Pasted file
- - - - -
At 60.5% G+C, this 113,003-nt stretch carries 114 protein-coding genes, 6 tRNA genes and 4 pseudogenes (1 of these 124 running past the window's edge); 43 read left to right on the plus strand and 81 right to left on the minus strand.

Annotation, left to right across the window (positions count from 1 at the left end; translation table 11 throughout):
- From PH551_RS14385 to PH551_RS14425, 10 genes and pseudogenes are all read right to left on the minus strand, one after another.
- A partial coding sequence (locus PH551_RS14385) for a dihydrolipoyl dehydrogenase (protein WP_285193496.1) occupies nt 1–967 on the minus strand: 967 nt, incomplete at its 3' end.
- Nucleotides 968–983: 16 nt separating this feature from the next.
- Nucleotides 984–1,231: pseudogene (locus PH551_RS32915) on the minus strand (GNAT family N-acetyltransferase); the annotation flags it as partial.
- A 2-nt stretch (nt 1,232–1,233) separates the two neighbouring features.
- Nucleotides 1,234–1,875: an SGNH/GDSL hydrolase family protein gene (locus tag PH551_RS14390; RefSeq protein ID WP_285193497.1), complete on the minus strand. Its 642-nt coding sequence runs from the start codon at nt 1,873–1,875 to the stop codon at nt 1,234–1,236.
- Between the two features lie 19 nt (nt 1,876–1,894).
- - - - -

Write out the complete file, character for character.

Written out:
At 60.5% G+C, this 113,003-nt stretch carries 114 protein-coding genes, 6 tRNA genes and 4 pseudogenes (1 of these 124 running past the window's edge); 43 read left to right on the plus strand and 81 right to left on the minus strand.

Annotation, left to right across the window (positions count from 1 at the left end; translation table 11 throughout):
- From PH551_RS14385 to PH551_RS14425, 10 genes and pseudogenes are all read right to left on the minus strand, one after another.
- A partial coding sequence (locus PH551_RS14385) for a dihydrolipoyl dehydrogenase (protein WP_285193496.1) occupies nt 1–967 on the minus strand: 967 nt, incomplete at its 3' end.
- Nucleotides 968–983: 16 nt separating this feature from the next.
- Nucleotides 984–1,231: pseudogene (locus PH551_RS32915) on the minus strand (GNAT family N-acetyltransferase); the annotation flags it as partial.
- A 2-nt stretch (nt 1,232–1,233) separates the two neighbouring features.
- Nucleotides 1,234–1,875: an SGNH/GDSL hydrolase family protein gene (locus tag PH551_RS14390; RefSeq protein ID WP_285193497.1), complete on the minus strand. Its 642-nt coding sequence runs from the start codon at nt 1,873–1,875 to the stop codon at nt 1,234–1,236.
- Between the two features lie 19 nt (nt 1,876–1,894).